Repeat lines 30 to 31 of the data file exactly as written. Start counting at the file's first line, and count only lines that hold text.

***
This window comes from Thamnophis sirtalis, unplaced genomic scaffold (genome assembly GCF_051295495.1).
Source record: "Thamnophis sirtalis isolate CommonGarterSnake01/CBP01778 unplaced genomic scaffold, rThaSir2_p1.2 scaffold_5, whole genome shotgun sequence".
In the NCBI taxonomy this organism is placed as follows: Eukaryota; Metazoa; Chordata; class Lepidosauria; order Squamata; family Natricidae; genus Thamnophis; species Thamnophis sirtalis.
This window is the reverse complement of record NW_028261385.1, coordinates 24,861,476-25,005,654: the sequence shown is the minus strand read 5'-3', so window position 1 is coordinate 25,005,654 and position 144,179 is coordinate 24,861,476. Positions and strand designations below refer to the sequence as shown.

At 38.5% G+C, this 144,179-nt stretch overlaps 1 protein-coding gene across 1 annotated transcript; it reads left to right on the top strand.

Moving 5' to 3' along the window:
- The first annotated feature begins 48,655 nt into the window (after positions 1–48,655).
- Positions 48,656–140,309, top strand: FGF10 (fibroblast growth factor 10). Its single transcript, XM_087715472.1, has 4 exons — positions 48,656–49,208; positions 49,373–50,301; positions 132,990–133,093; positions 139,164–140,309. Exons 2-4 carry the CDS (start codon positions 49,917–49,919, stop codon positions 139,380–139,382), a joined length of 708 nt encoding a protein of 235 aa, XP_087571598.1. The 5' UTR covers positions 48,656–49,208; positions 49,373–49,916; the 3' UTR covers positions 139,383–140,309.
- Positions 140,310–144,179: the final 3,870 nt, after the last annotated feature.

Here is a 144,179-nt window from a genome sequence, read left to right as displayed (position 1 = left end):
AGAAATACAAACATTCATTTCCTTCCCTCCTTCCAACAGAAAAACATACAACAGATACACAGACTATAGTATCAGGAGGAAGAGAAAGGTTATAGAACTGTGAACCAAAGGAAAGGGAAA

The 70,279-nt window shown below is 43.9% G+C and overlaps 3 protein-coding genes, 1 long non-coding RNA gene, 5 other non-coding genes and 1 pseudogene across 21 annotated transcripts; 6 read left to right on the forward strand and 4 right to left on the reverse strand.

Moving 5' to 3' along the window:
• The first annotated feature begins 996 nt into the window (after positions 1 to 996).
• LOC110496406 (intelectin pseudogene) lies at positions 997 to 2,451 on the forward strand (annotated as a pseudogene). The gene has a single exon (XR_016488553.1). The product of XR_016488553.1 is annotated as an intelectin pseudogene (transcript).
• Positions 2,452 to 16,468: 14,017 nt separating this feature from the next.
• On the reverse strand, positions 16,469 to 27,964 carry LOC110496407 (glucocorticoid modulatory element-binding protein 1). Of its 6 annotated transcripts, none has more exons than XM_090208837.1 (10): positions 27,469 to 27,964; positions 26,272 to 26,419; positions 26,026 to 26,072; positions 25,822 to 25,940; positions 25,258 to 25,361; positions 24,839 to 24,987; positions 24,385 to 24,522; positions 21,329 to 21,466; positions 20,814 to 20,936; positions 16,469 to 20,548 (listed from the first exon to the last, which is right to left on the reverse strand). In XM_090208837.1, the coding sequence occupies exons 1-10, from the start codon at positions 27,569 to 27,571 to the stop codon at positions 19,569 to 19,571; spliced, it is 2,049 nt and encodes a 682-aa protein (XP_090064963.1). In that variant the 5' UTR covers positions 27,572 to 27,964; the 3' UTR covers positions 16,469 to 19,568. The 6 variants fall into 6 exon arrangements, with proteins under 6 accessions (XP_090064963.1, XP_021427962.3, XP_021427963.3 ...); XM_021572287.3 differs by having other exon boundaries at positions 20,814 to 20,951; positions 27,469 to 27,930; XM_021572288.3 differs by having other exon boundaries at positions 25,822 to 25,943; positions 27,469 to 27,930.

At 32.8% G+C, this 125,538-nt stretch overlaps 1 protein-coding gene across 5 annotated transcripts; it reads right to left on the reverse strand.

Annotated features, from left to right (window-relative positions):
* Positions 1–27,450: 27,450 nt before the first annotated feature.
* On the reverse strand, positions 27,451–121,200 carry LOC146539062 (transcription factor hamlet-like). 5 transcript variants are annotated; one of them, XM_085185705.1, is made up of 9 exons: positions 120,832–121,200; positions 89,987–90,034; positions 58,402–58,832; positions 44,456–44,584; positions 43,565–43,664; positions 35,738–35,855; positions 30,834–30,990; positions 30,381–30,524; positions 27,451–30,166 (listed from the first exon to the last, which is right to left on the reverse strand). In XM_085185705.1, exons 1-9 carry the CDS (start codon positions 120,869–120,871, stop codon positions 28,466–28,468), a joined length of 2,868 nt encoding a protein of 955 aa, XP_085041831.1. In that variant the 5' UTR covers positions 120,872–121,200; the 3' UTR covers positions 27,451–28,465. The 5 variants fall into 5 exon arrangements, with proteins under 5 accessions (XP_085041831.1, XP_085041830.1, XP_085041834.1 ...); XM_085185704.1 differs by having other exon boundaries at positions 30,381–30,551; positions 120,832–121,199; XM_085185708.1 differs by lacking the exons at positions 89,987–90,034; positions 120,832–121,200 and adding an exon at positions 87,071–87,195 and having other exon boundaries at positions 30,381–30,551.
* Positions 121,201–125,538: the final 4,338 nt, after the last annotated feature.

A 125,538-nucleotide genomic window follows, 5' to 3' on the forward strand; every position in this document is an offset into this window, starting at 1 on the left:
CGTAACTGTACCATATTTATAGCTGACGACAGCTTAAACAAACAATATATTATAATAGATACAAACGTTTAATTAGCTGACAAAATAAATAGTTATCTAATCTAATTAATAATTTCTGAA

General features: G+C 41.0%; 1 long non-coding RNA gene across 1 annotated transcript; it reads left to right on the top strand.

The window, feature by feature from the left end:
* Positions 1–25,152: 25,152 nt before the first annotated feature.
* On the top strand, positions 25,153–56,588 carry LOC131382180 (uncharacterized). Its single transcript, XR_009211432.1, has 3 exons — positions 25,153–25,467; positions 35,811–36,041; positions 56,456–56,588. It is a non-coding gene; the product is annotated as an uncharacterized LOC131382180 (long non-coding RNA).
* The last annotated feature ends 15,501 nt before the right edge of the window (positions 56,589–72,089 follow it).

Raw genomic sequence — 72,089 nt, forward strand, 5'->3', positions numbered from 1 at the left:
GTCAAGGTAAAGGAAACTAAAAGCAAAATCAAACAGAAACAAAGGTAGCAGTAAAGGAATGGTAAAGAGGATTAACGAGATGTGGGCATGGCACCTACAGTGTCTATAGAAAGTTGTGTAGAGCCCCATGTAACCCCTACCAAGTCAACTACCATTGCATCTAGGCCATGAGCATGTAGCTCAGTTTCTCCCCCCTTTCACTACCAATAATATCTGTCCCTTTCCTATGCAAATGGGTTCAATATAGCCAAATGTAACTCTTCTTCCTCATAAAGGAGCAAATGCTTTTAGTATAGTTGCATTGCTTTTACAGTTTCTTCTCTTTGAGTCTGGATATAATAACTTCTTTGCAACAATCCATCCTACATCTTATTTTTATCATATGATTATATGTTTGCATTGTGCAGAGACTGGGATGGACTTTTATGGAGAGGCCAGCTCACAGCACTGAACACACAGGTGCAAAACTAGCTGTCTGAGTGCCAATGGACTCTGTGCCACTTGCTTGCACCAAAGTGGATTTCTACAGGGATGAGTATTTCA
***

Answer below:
Raw genomic sequence — 72,089 nt, forward strand, 5'->3', positions numbered from 1 at the left:
GTCAAGGTAAAGGAAACTAAAAGCAAAATCAAACAGAAACAAAGGTAGCAGTAAAGGAATGGTAAAGAGGATTAACGAGATGTGGGCATGGCACCTACAGTGTCTATAGAAAGTTGTGTAGAGCCCCATGTAACCCCTACCAAGTCAACTACCATTGCATCTAGGCCATGAGCATGTAGCTCAGTTTCTCCCCCCTTTCACTACCAATAATATCTGTCCCTTTCCTATGCAAATGGGTTCAATATAGCCAAATGTAACTCTTCTTCCTCATAAAGGAGCAAATGCTTTTAGTATAGTTGCATTGCTTTTACAGTTTCTTCTCTTTGAGTCTGGATATAATAACTTCTTTGCAACAATCCATCCTACATCTTATTTTTATCATATGATTATATGTTTGCATTGTGCAGAGACTGGGATGGACTTTTATGGAGAGGCCAGCTCACAGCACTGAACACACAGGTGCAAAACTAGCTGTCTGAGTGCCAATGGACTCTGTGCCACTTGCTTGCACCAAAGTGGATTTCTACAGGGATGAGTATTTCA